Values represent mean ± SD of measured volume (cm3). Post hoc comparisons following multivariate analysis of variance with age and intracranial volume as covariates (MANCOVA) revealed:

P < 0.01,

P < 0.05, smaller than in controls;

§

P < 0.01, smaller than on right hemisphere.

Table 5

Volumes of whole prefrontal grey and white matter and prefrontal cortex subcomponents in patients with schizotypal disorder, patients with schizophrenia and healthy comparison subjects

Regions of interest Schizotypal disorder patients Schizophrenia patients Healthy comparison subjects Diagnosis effect
 
  

 

 

 

 
F
 
df
 
p
 
Prefrontal grey matter    3.51 2,129 0.032 
    Left‡‡ 97.18 ± 13.65 91.05 ± 12.32 96.38 ± 9.88    
    Right 94.99 ± 13.33†† 88.16 ± 11.82 92.38 ± 9.54    
Prefrontal white matter    1.34 2,129 0.264 
    Left§§ 46.72 ± 7.07 44.54 ± 8.69 47.13 ± 7.66    
    Right 49.73 ± 7.26 49.14 ± 10.05 50.28 ± 9.05    
Superior frontal gyrus    3.49 2,129 0.033 
    Left‡‡ 28.91 ± 5.31 27.49 ± 4.21 29.64 ± 4.05    
    Right 27.65 ± 5.29 25.63 ± 4.37,# 27.76 ± 3.95    
Dorsolateral part    0.53 2,129 0.589 
    Left‡‡ 12.42 ± 3.19 12.34 ± 2.33 13.02 ± 2.81    
    Right 12.27 ± 3.46 11.76 ± 2.83 12.34 ± 2.33    
Dorsal medial prefrontal cortex    4.84 2,129 0.009 
    Left‡‡ 10.19 ± 2.35 9.16 ± 1.99,# 10.16 ± 1.81    
    Right 9.39 ± 1.92 8.72 ± 1.77 9.73 ± 1.79    
Supplementary motor cortex    3.48 2,129 0.033 
    Left‡‡ 6.30 ± 1.09 6.00 ± 1.00 6.47 ± 1.19    
    Right 5.99 ± 1.56 5.14 ± 1.07,# 5.69 ± 1.23    
Middle frontal gyrus    2.90 2,129 0.058 
    Left‡‡ 29.34 ± 5.67†† 25.87 ± 4.95 27.31 ± 4.62    
    Right 28.44 ± 5.66†† 25.50 ± 4.41§ 26.53 ± 4.78    
Inferior frontal gyrus    4.92 2,129 0.008 
    Left‡‡ 13.02 ± 2.65 12.58 ± 2.14 13.87 ± 2.10    
    Right 13.18 ± 2.22 12.05 ± 2.19 12.89 ± 1.83    
Ventral medial prefrontal cortex    0.92 2,129 0.397 
    Left 5.61 ± 1.22 5.51 ± 1.21 5.84 ± 1.12    
    Right 5.56 ± 1.03 5.48 ± 1.17 5.69 ± 1.23    
Orbitofrontal cortex    0.47 2,129 0.622 
    Left 15.69 ± 1.91 15.11 ± 2.03 15.44 ± 1.57    
    Right 15.58 ± 1.87 15.07 ± 2.07 15.47 ± 1.45    
Straight gyrus    15.45 2,129 <0.001 
    Left 3.06 ± 0.49 2.89 ± 0.45 3.31 ± 0.49    
    Right 3.02 ± 0.51 2.92 ± 0.43 3.31 ± 0.50    
Regions of interest Schizotypal disorder patients Schizophrenia patients Healthy comparison subjects Diagnosis effect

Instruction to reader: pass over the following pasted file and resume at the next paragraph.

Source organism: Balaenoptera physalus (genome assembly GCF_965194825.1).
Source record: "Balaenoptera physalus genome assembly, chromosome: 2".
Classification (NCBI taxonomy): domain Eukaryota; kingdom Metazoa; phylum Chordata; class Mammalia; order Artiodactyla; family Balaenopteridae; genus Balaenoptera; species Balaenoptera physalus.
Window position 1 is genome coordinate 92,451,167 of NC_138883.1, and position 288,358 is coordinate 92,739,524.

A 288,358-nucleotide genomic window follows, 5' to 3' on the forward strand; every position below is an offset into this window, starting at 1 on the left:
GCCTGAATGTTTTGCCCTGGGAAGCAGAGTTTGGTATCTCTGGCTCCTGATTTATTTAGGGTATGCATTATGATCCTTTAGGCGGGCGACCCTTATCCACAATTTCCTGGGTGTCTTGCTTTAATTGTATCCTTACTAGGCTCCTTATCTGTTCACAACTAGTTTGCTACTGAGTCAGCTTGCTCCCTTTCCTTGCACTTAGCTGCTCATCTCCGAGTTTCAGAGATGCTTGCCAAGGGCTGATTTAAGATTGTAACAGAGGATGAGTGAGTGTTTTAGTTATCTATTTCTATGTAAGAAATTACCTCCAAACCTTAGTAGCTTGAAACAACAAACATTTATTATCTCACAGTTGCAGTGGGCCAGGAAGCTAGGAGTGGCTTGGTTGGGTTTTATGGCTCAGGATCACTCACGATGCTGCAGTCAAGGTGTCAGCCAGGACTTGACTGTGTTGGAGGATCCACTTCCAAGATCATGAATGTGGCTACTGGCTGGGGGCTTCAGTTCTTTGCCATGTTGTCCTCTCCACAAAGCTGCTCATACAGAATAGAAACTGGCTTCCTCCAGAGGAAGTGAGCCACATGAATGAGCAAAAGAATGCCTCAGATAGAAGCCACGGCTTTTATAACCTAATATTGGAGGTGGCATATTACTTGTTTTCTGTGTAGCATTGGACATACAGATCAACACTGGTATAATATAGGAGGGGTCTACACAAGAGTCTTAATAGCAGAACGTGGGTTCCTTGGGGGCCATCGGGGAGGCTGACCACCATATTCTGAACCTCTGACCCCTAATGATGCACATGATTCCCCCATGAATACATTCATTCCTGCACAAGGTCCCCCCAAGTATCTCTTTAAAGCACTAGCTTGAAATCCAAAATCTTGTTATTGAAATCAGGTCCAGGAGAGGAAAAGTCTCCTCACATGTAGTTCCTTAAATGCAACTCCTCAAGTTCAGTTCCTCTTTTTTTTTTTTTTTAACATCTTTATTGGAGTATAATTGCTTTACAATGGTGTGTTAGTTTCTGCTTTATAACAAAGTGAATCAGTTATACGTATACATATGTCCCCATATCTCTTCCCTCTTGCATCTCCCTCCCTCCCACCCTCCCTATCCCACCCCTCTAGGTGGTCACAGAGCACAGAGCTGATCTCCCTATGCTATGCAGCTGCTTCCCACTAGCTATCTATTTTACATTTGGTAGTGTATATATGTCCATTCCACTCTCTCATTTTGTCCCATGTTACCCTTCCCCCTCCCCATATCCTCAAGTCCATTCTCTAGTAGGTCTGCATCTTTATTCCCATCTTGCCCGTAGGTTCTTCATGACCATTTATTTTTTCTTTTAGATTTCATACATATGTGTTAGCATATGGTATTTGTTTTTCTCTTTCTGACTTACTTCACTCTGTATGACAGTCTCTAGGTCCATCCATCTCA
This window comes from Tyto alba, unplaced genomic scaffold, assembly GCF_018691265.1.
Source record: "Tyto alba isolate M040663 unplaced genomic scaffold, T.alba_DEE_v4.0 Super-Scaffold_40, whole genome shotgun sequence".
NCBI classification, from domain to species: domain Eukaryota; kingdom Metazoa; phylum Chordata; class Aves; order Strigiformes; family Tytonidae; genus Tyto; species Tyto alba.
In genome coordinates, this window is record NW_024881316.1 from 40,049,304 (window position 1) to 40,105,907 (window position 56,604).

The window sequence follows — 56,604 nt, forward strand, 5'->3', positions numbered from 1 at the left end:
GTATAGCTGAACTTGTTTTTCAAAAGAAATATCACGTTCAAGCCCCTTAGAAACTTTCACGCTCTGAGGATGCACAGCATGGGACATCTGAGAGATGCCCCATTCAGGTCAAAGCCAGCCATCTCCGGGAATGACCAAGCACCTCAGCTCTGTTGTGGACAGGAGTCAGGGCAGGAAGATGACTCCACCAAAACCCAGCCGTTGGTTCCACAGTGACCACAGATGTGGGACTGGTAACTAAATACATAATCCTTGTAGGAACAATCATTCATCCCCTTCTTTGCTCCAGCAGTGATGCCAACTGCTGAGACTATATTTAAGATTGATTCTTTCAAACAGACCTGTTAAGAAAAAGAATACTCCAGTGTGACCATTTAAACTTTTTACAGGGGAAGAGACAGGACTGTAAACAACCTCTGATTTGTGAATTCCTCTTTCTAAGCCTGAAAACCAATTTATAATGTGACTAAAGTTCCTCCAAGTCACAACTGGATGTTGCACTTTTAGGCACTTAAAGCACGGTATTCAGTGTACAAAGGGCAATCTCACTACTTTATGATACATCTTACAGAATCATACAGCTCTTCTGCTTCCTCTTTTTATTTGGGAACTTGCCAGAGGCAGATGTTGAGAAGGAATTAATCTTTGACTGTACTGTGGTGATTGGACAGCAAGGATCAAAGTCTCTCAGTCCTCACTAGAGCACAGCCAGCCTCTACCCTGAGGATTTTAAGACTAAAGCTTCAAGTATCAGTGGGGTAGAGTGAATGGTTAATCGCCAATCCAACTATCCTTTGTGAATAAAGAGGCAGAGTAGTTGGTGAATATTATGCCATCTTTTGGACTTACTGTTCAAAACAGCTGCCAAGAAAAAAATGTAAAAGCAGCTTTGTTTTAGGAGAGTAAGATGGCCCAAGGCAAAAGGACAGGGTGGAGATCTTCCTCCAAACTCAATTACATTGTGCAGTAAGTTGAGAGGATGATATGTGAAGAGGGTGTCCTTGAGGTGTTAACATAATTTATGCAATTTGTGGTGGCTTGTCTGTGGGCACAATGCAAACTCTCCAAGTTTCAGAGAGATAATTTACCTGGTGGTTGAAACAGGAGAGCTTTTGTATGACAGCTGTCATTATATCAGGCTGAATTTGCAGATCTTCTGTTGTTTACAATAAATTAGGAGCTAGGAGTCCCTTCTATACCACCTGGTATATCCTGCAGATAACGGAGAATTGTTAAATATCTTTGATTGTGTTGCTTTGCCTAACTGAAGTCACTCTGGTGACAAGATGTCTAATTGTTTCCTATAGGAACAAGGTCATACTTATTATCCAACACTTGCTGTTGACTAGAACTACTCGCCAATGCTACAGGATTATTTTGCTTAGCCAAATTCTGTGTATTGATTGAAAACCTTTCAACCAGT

F
 
df
 
p
 
Prefrontal grey matter    3.51 2,129 0.032 
    Left‡‡ 97.18 ± 13.65 91.05 ± 12.32 96.38 ± 9.88    
    Right 94.99 ± 13.33†† 88.16 ± 11.82 92.38 ± 9.54    
Prefrontal white matter    1.34 2,129 0.264 
    Left§§ 46.72 ± 7.07 44.54 ± 8.69 47.13 ± 7.66    
    Right 49.73 ± 7.26 49.14 ± 10.05 50.28 ± 9.05    
Superior frontal gyrus    3.49 2,129 0.033 
    Left‡‡ 28.91 ± 5.31 27.49 ± 4.21 29.64 ± 4.05    
    Right 27.65 ± 5.29 25.63 ± 4.37,# 27.76 ± 3.95    
Dorsolateral part    0.53 2,129 0.589 
    Left‡‡ 12.42 ± 3.19 12.34 ± 2.33 13.02 ± 2.81    
    Right 12.27 ± 3.46 11.76 ± 2.83 12.34 ± 2.33    
Dorsal medial prefrontal cortex    4.84 2,129 0.009 
    Left‡‡ 10.19 ± 2.35 9.16 ± 1.99,# 10.16 ± 1.81    
    Right 9.39 ± 1.92 8.72 ± 1.77 9.73 ± 1.79    
Supplementary motor cortex    3.48 2,129 0.033 
    Left‡‡ 6.30 ± 1.09 6.00 ± 1.00 6.47 ± 1.19    
    Right 5.99 ± 1.56 5.14 ± 1.07,# 5.69 ± 1.23    
Middle frontal gyrus    2.90 2,129 0.058 
    Left‡‡ 29.34 ± 5.67†† 25.87 ± 4.95 27.31 ± 4.62    
    Right 28.44 ± 5.66†† 25.50 ± 4.41§ 26.53 ± 4.78    
Inferior frontal gyrus    4.92 2,129 0.008 
    Left‡‡ 13.02 ± 2.65 12.58 ± 2.14 13.87 ± 2.10    
    Right 13.18 ± 2.22 12.05 ± 2.19 12.89 ± 1.83    
Ventral medial prefrontal cortex    0.92 2,129 0.397 
    Left 5.61 ± 1.22 5.51 ± 1.21 5.84 ± 1.12    
    Right 5.56 ± 1.03 5.48 ± 1.17 5.69 ± 1.23    
Orbitofrontal cortex    0.47 2,129 0.622 
    Left 15.69 ± 1.91 15.11 ± 2.03 15.44 ± 1.57    
    Right 15.58 ± 1.87 15.07 ± 2.07 15.47 ± 1.45    
Straight gyrus    15.45 2,129 <0.001 
    Left 3.06 ± 0.49 2.89 ± 0.45 3.31 ± 0.49    
    Right 3.02 ± 0.51 2.92 ± 0.43 3.31 ± 0.50    

Values represent mean ± SD of measured volume (cm3). Post hoc comparisons following multivariate analysis of variance with age and intracranial volume as covariates (MANCOVA) revealed:

P < 0.01;

P < 0.05, smaller than in controls;

§

P < 0.01,

#

P < 0.05, smaller than in schizotypal disorder patients;

††

P < 0.05, larger than in controls;

‡‡

P < 0.01, larger than on right hemisphere;

§§

P < 0.01, smaller than on right hemisphere.

Volumes of global brain structures

There were no significant differences in the volumes of intracranial cavity, whole cerebral hemisphere or whole cerebral white matter among diagnostic groups (Table 3). MANCOVAs revealed a significant main effect of diagnosis for the whole cerebral grey matter (Table 3). The volumes of whole cerebral grey matter were significantly smaller in the schizophrenia patients compared with the controls (post hoc tests, P < 0.001 for both hemispheres) and the schizotypal patients (P < 0.001 for both hemispheres).